As the author reveals this early on I don’t think I’m giving too much away when I say this story revolves around trafficking young girls. Landis finds himself up against a powerful saloon owner with only a small number of people backing him, three of whom are women, all with different reasons to see the saloon owner brought to justice, in fact one just wants to put a bullet through his head. It isn’t only this girl who wants revenge, things are further complicated by a vengeance driven father.

Logan Winters’ brings together a great selection of people in this extremely fast moving tale that sees Landis think he’s in control of his own destiny, but it soon becomes obvious to both him and reader that it’s the women who are moulding his future. When strong personalities clash there’s bound to be some excellent dialogue and Winters excels in writing this in a believable way.

The story builds well to its exciting climax that sees a quickly dreamt up plan of battle put into action that due to its haste doesn’t quite unfold as hoped. Winters brings the story to a close satisfactory and finishes with a uplifting, and humorous final paragraph that left me feeling thoroughly entertained and looking forward to reading his next book, something I won’t have to wait for as Logan Winters is a pseudonym used by Paul Lederer and he has a second book, The Trail to Trinity, published by Hale this month too under the pen-name of Owen G. Irons.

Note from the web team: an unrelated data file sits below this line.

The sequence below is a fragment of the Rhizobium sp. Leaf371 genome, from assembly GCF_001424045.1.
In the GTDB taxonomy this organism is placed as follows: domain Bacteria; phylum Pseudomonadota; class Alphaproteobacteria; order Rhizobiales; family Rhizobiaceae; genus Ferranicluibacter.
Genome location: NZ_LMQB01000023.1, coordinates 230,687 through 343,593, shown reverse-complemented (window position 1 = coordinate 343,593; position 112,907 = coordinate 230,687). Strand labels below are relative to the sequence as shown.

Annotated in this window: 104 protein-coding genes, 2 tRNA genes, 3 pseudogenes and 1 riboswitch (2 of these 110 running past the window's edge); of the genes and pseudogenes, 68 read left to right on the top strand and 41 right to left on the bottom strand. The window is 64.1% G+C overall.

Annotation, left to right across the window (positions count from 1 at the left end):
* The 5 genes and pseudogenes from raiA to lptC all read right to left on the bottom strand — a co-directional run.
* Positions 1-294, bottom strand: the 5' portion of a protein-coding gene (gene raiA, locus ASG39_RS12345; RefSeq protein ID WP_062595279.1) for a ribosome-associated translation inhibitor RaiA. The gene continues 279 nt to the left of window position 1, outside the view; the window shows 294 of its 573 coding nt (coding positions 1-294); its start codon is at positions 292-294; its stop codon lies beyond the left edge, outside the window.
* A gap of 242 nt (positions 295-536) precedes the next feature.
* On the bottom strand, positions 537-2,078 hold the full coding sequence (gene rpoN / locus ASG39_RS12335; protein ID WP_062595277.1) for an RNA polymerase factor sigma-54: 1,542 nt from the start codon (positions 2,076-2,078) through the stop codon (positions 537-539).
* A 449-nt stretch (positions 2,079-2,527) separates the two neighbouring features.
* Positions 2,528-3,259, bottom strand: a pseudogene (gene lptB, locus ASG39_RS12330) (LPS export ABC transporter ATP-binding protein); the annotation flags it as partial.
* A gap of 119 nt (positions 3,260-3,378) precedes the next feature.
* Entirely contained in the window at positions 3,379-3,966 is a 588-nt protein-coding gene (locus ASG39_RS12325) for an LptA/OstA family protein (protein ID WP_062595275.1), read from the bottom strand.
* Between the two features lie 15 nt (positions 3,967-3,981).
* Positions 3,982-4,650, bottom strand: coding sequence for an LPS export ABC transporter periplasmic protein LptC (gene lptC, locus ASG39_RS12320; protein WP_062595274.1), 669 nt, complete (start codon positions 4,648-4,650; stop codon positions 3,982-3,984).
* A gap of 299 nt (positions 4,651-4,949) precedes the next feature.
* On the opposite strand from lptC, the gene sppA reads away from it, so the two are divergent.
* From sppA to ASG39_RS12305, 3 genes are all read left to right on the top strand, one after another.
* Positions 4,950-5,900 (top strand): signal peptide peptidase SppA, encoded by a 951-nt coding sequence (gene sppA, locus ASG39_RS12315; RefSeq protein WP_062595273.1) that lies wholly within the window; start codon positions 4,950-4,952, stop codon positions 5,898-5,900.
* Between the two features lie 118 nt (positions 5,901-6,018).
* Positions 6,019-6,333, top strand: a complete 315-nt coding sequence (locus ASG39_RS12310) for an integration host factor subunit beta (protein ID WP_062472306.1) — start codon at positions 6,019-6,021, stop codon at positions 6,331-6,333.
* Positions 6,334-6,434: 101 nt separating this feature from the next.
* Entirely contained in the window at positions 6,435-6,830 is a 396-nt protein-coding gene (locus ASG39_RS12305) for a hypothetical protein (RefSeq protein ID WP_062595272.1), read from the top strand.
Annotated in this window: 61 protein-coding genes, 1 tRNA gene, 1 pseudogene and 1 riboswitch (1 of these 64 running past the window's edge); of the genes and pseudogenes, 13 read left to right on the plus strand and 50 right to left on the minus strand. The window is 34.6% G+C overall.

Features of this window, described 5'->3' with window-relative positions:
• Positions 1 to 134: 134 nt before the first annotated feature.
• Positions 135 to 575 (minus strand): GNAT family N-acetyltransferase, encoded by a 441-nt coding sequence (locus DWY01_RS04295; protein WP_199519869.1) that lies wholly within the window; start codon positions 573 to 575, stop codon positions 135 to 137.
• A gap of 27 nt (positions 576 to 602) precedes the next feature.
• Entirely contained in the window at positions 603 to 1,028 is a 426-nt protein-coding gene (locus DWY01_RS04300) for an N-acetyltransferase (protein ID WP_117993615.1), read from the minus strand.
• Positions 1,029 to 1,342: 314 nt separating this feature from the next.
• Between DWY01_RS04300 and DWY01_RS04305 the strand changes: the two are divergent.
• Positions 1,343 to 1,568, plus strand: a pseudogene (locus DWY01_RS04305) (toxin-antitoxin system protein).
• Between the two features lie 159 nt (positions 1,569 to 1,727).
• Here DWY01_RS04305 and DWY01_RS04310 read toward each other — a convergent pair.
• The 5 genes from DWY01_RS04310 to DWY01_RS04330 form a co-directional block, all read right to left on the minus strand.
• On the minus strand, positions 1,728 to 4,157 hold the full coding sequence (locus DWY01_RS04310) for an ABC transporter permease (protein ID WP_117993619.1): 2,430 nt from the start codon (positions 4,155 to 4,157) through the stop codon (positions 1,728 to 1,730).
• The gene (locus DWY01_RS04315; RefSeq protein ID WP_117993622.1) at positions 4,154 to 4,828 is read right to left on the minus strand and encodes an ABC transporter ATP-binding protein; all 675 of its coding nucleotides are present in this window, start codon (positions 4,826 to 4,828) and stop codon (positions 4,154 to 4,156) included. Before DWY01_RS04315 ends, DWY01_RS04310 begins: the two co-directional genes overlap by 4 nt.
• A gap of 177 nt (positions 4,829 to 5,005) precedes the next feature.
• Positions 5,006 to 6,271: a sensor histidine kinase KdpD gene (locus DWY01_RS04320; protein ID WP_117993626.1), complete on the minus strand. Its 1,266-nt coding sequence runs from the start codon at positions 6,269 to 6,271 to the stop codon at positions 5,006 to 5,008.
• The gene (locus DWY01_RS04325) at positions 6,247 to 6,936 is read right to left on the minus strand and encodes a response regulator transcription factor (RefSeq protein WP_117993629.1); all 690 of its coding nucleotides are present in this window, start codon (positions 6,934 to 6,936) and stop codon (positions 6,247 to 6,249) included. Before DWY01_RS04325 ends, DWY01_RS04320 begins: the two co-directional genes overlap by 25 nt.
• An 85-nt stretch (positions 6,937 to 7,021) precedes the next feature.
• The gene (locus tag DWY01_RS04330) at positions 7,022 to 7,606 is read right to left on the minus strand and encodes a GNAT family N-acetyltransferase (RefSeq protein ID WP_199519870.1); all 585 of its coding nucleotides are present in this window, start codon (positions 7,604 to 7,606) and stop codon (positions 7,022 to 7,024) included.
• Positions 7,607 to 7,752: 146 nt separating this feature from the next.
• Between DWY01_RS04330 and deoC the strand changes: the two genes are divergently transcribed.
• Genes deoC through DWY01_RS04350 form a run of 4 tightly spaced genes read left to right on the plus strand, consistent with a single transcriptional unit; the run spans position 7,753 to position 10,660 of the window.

Sunday, 19 April 2015

Lords of an Empty Land

By Randy Denmon
Pinnacle, April 2015

Red River Valley, 1869. Hundreds of ex-Confederate soldiers have emerged from the piney hills and mosquito infested swamps of Lousiana backcountry in a final bloody show of defiance. After a series of violent raids on carpetbaggers, freed slaves, and northern cargo ships,
Captain Douglas Owens of the 4th Calvary is given orders to reclaim this Godforsaken land from its murderous outlaw gangs. By Owens’ side is Huff, a former slave, and Basil Dubose, an ex-Rebel gunslinger for hire who answers to no man but his paymaster. With each deadly encounter, it becomes clear to Owens that neither the Army nor the public is willing to spill blood for the sake of freed slaves. With his options dwindling, the Captain takes a squad of soldiers under his command – in a last desperate bid for freedom and justice that would change the course of history…

This is a fictional story based around a few historical events and author Randy Denmon does well in creating a believable atmosphere for those times. He does especially well with the feeling of hopelessness Captain Owens experiences as each of his missions ends in failure due to the strong political movements he is up against.